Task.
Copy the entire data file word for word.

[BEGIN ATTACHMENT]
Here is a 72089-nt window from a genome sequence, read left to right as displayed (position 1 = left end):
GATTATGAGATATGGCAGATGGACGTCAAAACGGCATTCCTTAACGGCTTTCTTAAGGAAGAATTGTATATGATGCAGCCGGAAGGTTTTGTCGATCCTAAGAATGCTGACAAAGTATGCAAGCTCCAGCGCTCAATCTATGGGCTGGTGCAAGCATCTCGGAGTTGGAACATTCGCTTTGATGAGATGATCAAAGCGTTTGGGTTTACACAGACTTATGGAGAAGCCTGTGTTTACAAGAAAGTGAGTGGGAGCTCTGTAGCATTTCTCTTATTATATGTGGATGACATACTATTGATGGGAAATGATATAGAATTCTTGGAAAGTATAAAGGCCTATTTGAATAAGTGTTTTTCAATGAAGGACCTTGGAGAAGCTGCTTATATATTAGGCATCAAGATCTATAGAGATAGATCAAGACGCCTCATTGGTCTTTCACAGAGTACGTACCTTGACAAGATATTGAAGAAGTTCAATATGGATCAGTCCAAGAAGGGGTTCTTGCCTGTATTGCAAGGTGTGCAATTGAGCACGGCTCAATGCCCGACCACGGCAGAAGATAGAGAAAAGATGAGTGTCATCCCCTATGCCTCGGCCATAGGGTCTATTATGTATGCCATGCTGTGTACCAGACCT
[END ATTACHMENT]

Here is a 72089-nt window from a genome sequence, read left to right as displayed (position 1 = left end):
GATTATGAGATATGGCAGATGGACGTCAAAACGGCATTCCTTAACGGCTTTCTTAAGGAAGAATTGTATATGATGCAGCCGGAAGGTTTTGTCGATCCTAAGAATGCTGACAAAGTATGCAAGCTCCAGCGCTCAATCTATGGGCTGGTGCAAGCATCTCGGAGTTGGAACATTCGCTTTGATGAGATGATCAAAGCGTTTGGGTTTACACAGACTTATGGAGAAGCCTGTGTTTACAAGAAAGTGAGTGGGAGCTCTGTAGCATTTCTCTTATTATATGTGGATGACATACTATTGATGGGAAATGATATAGAATTCTTGGAAAGTATAAAGGCCTATTTGAATAAGTGTTTTTCAATGAAGGACCTTGGAGAAGCTGCTTATATATTAGGCATCAAGATCTATAGAGATAGATCAAGACGCCTCATTGGTCTTTCACAGAGTACGTACCTTGACAAGATATTGAAGAAGTTCAATATGGATCAGTCCAAGAAGGGGTTCTTGCCTGTATTGCAAGGTGTGCAATTGAGCACGGCTCAATGCCCGACCACGGCAGAAGATAGAGAAAAGATGAGTGTCATCCCCTATGCCTCGGCCATAGGGTCTATTATGTATGCCATGCTGTGTACCAGACCT